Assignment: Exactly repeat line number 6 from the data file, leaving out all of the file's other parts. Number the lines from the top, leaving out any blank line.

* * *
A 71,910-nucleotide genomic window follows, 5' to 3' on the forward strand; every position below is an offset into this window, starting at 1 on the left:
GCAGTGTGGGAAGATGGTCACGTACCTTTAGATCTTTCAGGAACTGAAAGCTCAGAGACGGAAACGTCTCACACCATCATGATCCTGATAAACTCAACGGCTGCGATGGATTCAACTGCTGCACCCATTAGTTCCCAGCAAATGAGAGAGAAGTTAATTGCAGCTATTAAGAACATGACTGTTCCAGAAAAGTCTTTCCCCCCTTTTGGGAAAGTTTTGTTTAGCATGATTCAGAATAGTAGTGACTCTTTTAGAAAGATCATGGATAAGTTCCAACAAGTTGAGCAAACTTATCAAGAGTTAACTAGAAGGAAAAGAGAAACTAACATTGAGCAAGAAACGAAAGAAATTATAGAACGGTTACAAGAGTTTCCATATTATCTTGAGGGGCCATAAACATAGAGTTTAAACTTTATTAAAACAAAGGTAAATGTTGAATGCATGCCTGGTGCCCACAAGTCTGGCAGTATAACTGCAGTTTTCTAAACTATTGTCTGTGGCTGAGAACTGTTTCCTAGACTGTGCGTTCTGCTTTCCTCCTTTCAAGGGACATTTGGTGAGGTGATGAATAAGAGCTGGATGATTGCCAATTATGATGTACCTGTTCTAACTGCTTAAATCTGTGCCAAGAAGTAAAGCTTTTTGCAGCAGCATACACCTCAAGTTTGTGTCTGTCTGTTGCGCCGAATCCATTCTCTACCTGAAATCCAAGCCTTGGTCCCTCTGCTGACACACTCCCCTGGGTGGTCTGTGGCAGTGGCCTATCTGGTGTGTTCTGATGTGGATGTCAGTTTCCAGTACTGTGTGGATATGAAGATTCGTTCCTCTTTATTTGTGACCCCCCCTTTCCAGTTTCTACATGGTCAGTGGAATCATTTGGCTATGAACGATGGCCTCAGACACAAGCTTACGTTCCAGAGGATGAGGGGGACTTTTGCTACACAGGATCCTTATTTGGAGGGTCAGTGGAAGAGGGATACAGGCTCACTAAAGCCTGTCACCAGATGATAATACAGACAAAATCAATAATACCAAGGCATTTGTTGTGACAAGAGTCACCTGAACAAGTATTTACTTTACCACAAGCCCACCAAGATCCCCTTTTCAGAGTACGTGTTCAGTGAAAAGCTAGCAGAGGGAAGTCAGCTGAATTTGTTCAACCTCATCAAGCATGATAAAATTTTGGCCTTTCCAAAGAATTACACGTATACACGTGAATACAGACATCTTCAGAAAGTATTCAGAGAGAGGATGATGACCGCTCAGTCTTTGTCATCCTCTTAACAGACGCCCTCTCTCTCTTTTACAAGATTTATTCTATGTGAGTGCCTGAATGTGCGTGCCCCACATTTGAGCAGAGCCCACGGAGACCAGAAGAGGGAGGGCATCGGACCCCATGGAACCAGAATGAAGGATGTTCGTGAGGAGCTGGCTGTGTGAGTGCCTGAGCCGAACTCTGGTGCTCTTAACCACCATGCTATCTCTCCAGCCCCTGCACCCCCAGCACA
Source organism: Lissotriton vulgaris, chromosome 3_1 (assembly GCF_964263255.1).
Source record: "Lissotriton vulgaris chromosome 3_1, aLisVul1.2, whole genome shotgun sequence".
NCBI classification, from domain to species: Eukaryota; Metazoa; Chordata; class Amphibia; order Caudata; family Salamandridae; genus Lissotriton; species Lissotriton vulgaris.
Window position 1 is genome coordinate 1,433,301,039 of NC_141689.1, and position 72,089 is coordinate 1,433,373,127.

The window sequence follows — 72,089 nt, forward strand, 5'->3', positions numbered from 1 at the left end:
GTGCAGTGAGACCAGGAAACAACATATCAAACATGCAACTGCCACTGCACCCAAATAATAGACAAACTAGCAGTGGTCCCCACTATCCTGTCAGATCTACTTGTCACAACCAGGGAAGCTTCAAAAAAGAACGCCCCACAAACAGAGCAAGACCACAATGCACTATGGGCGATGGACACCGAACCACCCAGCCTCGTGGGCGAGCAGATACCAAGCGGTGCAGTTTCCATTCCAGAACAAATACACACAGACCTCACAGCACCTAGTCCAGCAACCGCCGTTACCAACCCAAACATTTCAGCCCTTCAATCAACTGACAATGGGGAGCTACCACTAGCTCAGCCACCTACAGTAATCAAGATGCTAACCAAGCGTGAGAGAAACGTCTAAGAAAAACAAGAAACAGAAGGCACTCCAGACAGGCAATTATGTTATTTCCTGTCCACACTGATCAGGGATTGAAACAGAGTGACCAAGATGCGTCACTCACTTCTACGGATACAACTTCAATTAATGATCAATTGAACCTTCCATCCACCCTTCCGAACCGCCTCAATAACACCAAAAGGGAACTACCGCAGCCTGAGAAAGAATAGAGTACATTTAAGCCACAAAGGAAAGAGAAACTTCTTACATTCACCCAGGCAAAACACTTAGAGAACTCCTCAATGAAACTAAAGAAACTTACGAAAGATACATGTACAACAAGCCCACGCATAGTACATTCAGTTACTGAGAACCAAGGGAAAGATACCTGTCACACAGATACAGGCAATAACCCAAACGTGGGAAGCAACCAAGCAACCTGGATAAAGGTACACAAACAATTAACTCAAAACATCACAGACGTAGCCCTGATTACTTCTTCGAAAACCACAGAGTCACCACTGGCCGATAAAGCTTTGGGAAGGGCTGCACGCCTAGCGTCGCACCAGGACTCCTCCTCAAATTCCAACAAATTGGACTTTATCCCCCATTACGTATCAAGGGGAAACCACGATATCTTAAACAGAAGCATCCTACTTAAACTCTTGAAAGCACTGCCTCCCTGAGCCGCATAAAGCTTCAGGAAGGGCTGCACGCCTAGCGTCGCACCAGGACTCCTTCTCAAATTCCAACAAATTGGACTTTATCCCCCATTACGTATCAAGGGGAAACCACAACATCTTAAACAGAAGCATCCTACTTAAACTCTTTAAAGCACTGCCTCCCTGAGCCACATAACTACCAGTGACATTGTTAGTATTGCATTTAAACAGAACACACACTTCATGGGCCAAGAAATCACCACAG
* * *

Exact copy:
Window position 1 is genome coordinate 1,433,301,039 of NC_141689.1, and position 72,089 is coordinate 1,433,373,127.